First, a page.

Dark Tides by Philippa Gregory
Published November 24th 2020 by Atria Books
Goodreads Summary: Midsummer Eve 1670. Two unexpected visitors arrive at a shabby warehouse on the south side of the River Thames. The first is a wealthy man hoping to find the lover he deserted twenty-one years before. James Avery has everything to offer, including the favour of the newly restored King Charles II, and he believes that the warehouse’s poor owner Alinor has the one thing his money cannot buy—his son and heir.
The second visitor is a beautiful widow from Venice in deepest mourning. She claims Alinor as her mother-in-law and has come to tell Alinor that her son Rob has drowned in the dark tides of the Venice lagoon.
Alinor writes to her brother Ned, newly arrived in faraway New England and trying to make a life between the worlds of the English newcomers and the American Indians as they move toward inevitable war. Alinor tells him that she knows—without doubt—that her son is alive and the widow is an imposter.
Set in the poverty and glamour of Restoration London, in the golden streets of Venice, and on the tensely contested frontier of early America, this is a novel of greed and desire: for love, for wealth, for a child, and for home
Review: Quick reminder that this is the second book of the series so if you have not read the first book, there may be spoilers ahead.
I was a little on the fence about reading this sequel because I didn’t quite hit it off with the first book but I decided to give it a shot anyways because I love Philippa Gregory. I was also intrigued by the addition of some new characters from Venice. The storyline seemed a little bit far fetched at times but it ended up really working for the book as a whole. I was a little surprised at how easily Alys was ready to accept Livia’s story of Rob at face value… it seemed a little out of character for her. I was very glad to see that Alinor wasn’t going to be taken in at all until she had solid proof. I really enjoyed Sarah’s journey to Venice to investigate Livia’s claims. She really seemed to come into her own and I loved having a strong female character in this story. James, though…. Oh James… what an absolute idiot. First he tries to come back into Alinor’s life to claim his son 21 years later and then completely falls under Livia’s ridiculous spell. I don’t want to say a whole lot more about all of that drama because for one, spoilers, and for another, you just have to read it to believe it.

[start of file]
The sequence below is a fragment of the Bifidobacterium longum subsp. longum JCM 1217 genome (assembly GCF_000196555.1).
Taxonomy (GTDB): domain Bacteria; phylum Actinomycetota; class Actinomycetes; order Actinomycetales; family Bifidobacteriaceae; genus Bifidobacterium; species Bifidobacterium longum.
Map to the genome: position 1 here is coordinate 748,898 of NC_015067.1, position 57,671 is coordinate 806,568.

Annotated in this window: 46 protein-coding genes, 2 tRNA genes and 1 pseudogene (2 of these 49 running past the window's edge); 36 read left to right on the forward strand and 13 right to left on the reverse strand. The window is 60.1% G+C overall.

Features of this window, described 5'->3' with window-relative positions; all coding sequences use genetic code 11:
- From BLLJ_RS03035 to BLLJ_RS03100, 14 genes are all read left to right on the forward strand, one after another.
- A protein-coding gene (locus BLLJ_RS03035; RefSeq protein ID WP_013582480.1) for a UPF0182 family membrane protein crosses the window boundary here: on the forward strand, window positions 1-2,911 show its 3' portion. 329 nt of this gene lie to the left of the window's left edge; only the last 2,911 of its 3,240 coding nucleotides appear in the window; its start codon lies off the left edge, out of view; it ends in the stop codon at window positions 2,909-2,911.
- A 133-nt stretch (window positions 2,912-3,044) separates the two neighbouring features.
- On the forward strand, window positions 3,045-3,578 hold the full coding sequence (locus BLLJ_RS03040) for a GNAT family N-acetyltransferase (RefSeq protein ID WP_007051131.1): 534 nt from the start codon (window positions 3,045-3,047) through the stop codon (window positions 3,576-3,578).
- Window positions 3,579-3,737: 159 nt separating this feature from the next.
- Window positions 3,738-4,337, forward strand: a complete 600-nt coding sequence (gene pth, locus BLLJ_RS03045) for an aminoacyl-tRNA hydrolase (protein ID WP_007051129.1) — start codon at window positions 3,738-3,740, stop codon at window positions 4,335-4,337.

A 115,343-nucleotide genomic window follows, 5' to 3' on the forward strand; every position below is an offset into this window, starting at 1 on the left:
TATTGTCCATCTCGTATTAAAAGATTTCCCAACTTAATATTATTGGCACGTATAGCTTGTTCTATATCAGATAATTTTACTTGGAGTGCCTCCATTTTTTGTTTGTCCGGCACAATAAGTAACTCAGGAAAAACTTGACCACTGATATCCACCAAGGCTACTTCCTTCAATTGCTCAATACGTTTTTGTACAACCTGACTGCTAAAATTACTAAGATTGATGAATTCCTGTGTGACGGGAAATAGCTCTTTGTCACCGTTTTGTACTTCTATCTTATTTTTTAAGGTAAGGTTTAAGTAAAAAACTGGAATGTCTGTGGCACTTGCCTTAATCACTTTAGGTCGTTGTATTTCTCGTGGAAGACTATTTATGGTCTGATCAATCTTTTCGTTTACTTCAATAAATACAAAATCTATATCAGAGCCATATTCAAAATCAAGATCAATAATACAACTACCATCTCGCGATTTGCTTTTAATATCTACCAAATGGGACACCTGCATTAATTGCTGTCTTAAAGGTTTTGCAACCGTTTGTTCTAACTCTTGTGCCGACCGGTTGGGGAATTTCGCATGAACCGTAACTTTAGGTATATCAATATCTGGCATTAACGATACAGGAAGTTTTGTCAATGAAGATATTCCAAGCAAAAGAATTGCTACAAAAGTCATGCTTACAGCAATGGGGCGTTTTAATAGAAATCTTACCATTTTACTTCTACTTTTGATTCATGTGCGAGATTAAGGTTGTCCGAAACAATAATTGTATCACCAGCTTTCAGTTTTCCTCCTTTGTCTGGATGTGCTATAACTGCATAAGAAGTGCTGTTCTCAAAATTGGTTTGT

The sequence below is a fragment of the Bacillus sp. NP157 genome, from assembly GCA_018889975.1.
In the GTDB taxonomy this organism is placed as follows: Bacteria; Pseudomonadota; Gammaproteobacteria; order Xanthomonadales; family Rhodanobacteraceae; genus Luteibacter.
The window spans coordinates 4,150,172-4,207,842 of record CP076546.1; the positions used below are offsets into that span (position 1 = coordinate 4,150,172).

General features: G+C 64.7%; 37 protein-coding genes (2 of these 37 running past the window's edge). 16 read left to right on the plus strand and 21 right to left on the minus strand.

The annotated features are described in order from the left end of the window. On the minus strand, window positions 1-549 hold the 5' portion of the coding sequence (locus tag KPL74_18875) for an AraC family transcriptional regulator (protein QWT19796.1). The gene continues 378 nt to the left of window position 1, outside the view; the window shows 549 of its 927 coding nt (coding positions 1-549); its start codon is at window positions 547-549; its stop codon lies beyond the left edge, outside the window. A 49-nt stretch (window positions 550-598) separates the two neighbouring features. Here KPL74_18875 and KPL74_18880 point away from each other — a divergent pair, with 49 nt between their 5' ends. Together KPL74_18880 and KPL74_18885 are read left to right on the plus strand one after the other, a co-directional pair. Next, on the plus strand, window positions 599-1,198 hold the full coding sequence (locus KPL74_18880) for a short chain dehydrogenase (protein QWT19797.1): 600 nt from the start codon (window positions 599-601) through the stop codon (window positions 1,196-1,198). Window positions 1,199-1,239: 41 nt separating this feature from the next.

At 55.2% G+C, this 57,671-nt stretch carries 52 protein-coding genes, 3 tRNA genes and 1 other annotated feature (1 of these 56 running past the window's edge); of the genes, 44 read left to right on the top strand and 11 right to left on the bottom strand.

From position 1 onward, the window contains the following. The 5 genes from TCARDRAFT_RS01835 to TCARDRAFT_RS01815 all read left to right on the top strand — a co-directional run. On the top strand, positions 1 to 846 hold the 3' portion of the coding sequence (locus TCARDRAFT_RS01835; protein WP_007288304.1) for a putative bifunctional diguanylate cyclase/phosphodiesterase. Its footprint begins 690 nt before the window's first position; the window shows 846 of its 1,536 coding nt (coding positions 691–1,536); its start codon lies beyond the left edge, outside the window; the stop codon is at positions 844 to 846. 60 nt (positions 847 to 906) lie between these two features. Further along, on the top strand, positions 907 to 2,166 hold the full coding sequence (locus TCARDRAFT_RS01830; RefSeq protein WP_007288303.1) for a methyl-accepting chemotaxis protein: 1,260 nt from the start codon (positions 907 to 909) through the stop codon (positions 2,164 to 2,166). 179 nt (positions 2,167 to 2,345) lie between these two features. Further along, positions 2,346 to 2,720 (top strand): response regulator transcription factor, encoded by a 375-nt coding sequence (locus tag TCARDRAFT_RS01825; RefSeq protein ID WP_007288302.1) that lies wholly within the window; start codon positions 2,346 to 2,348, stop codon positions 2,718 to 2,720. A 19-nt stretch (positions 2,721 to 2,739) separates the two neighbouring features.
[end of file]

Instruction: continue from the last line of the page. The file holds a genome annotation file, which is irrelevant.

One thing that I really didn’t think was necessary in this book was Ned’s part of the story. He’s living in America but the only times he really connects to his family is when Alinor writes him a letter or he sends them goods. I feel like his scenes could have just been cut because they kind of distracted me in a bad way from the drama still going on in England and Venice.
Overall I did end up enjoying this book and kind of hoping there will be a third book.
I received an advance copy of this book from the publisher via NetGalley in exchange for an honest review.